Forced to give up her career because of her height, Josephine escaped to Rome, a city bursting with colour and vitality in contrast to the shortages and gloom of post-war London. Marriage to Prince Rupert Loewenstein introduced her to a dolce vita lifestyle, in which she somehow successfully contrived to be both participant and observer.
Throughout, Princess Josephine casts an often funny, occasionally moving sideways look at this patchwork of parties, people and places. Yet for all the wealth and glamour, there is a poignancy about her observations, a sense of the transience behind the glitter and bravura, that makes Wind in My Hair refreshingly different to many other memoirs.
Sewn hardback with jacket, 185 x 244 mms
196 pages, illustrated throughout in colour and black and white

ISBN 978-0-9929151-7-9



Josephine Loewenstein Remembers the Heyday of High Society

Ahead of her memoir, socialite Josephine Loewenstein reminisces with old friend (and V.F. contributing editor) Reinaldo Herrera about their joyful antics in Rome and St. Moritz—before paparazzi and the Daily Mail were even a concern.

BY REINALDO HERRERA
NOVEMBER 18, 2016 5:03 PM

Josephine Loewenstein— jet-setter, high-society fixture, and former wife of Rolling Stones manager Prince Rupert Loewenstein—has never been short of good personal anecdotes to tell at a party. So, one day, she decided to write them all down.

The result is Wind in My Hair: A Kaleidoscope of Memories, an autobiography that chronicles everything from her childhood in W.W. II era London, to her café society days in Rome, to her rock ’n’ roll life with Mick Jagger and Keith Richards.

Ahead of the book’s publication by Dovecote Press this week, the author reminisces with old friend and V.F. contributing editor Reinaldo Herrera about time gone by.

Vanity Fair: Josephine, it’s wonderful to be together. What gave you the idea for your book?

Josephine Loewenstein: Well, I started by writing short stories. Just jotting down interesting things, anecdotes, funny things the children said, and trips abroad.

Did you always have this interest in art?

Well, before the war, I went to the De Basil ballet school in Covent Garden.

That was the Ballets Russes de Monte Carlo?

That’s right. I always thought, “I have got to be a ballet dancer.” I had the audition with Ninette de Valois [at Sadler’s Wells ballet school] when I was 12 or 13. This was when the Opera House reopened in 1946. It had been a dance hall in the war.

When did your ballet career last until?

Til about ’49, ’50. I was very unhappy with my mother and my health went right down, so my father said he would buy a house in London in Montpelier Square and I could live with him. But one of my friends said, “I’m going to Rome, why don’t you travel with me?” Nine pounds for a one-way ticket on the train. Can you imagine?

That was the beginning of the Rome years. The dolce vita!

The dolce vita! What a wonderful mixture of vita and “grand” life! People who don’t know that generation cannot imagine Roman palaces, filled with footmen in full livery and white wigs and silk socks.

It was a very interesting mixture of times, because you had Americans who had come to Europe, and then you had Europeans that were living in America. You had film stars, and duchesses who didn’t know what a film star was.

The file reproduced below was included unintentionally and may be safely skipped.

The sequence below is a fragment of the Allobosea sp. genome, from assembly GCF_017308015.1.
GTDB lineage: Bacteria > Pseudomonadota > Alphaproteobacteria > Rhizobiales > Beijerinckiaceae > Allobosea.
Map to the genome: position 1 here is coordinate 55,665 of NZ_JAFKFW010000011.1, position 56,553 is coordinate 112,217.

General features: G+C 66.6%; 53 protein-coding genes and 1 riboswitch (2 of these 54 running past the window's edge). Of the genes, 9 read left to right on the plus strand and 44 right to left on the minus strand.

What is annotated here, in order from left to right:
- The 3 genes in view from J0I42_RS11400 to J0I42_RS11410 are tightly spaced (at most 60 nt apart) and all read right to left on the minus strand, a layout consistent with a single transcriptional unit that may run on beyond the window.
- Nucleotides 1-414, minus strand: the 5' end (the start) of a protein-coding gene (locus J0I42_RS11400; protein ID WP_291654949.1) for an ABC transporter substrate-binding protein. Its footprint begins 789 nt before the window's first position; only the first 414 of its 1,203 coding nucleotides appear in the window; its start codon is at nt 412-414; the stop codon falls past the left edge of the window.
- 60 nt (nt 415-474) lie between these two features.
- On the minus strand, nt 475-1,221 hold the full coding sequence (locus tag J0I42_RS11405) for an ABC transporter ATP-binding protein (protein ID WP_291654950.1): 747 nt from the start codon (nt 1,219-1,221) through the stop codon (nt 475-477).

And who would never consort with them in a social way, at all.

I think café society was brilliant and democratizing because it was the first time that everybody, from all strata of society, went out together. In 1958 or 1959 Mr. Badrutt [who was one of the owners of the Palace Hotel] told me, “This is the greatest year St. Moritz has had since before the Second World War.” It was an incredible mixture of the Agnellis, who were the kings of everything, and Princess Pallavicini, and Mr. Niarchos and that entire group . . .

And Sunny Auersperg . . .

Life in St. Moritz was special. There was no paparazzi; no press. You could do anything. I remember playing sardines in the dining room of the Palace Hotel. You’d get underneath tables of people you’d never met, and hide, and they were delighted! It was a very simple and free life because of the lack of newspapers.

Nobody bothered you, nor did you bother them. How it has changed.

And you didn’t know if so-and-so was rich or poor. Nowadays, they immediately introduce someone to you and they say, “He’s a billionaire” or “He’s a millionaire.”

That would have been thought very vulgar.

And in this fascinating time in your life, when did you meet Rupert, your husband?

Oh, much later on: ’55-ish. I think I met him at Oxford. We married in ’57. He met the Rolling Stones through Christopher Gibbs, who was friends with Mick Jagger

Mick had asked Christopher “Who can help us run the business, because we’re making a lot of money but we’re not seeing anything.” And Christopher said, “This is just the man you want: Rupert Loewenstein.” From then on, he ran the Stones for about 34 years.

They loved him and he loved them. To see Rupert Loewenstein and the Stones together is like seeing oil on one side and vinegar on the other. And yet they melded, and made the best salad dressing in the world.

Mind you, it was a very hard life for him, because the Stones lived only at night. He was up all night telephoning Los Angeles and the lawyers. Rupert was unbelievably patient. He had to be. Those were difficult times, when everyone did what they fancied, really. I won’t say more than that!